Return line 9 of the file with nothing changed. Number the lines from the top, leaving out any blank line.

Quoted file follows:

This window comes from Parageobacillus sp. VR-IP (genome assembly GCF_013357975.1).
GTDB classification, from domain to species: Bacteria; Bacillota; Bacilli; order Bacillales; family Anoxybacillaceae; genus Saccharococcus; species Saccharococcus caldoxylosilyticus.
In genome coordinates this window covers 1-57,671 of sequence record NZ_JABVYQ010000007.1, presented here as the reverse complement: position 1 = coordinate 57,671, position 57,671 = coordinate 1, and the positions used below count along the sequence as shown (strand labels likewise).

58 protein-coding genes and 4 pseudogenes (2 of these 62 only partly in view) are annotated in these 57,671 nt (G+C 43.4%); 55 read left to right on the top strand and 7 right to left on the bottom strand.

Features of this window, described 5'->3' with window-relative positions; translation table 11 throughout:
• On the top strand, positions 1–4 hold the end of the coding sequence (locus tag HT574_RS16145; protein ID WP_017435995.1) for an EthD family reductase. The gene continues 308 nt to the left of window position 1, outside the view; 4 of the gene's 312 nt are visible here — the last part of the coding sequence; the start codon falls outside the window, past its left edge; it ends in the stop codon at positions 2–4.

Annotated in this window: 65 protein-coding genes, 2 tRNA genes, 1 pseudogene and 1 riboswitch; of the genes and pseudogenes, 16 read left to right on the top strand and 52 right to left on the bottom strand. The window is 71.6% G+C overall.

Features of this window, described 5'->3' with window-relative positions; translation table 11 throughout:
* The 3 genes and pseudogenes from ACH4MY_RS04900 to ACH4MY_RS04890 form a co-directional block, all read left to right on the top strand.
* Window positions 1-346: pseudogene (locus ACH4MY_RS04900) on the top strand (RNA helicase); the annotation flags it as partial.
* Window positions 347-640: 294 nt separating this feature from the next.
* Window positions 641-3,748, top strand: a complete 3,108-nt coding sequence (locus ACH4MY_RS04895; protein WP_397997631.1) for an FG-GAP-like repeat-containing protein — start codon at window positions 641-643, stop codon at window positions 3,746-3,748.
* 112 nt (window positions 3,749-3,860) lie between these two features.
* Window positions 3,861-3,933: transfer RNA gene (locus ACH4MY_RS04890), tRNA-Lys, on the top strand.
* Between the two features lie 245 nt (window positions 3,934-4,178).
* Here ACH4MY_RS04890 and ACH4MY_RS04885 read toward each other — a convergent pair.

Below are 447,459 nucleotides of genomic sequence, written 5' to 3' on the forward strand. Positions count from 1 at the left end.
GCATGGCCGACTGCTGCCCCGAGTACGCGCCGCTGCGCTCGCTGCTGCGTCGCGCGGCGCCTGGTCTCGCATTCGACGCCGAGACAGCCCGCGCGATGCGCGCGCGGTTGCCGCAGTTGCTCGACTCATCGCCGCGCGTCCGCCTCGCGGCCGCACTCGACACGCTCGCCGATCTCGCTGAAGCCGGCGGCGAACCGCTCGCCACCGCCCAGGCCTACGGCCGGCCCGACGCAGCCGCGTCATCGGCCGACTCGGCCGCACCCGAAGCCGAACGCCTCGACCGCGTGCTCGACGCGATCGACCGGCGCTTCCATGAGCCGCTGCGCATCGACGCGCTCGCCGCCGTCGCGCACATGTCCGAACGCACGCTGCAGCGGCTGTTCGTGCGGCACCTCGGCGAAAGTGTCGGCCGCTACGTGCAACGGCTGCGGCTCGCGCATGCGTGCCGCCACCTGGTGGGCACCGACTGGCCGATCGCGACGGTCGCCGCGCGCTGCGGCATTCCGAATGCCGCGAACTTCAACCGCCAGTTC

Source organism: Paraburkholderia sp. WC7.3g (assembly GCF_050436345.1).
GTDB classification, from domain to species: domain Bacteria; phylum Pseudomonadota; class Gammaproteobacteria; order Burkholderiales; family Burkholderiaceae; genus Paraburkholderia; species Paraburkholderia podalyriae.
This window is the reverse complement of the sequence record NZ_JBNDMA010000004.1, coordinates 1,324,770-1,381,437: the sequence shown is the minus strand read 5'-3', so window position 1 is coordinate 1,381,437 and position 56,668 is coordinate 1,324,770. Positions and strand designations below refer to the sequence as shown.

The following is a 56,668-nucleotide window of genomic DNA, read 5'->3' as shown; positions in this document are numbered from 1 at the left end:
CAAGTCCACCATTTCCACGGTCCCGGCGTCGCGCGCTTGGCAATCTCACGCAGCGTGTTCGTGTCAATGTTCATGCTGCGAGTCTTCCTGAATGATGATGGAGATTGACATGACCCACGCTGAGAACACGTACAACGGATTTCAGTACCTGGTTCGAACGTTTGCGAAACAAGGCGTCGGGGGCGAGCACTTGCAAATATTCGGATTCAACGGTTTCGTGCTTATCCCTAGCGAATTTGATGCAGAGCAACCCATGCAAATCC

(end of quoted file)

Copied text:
* The 3 genes and pseudogenes from ACH4MY_RS04900 to ACH4MY_RS04890 form a co-directional block, all read left to right on the top strand.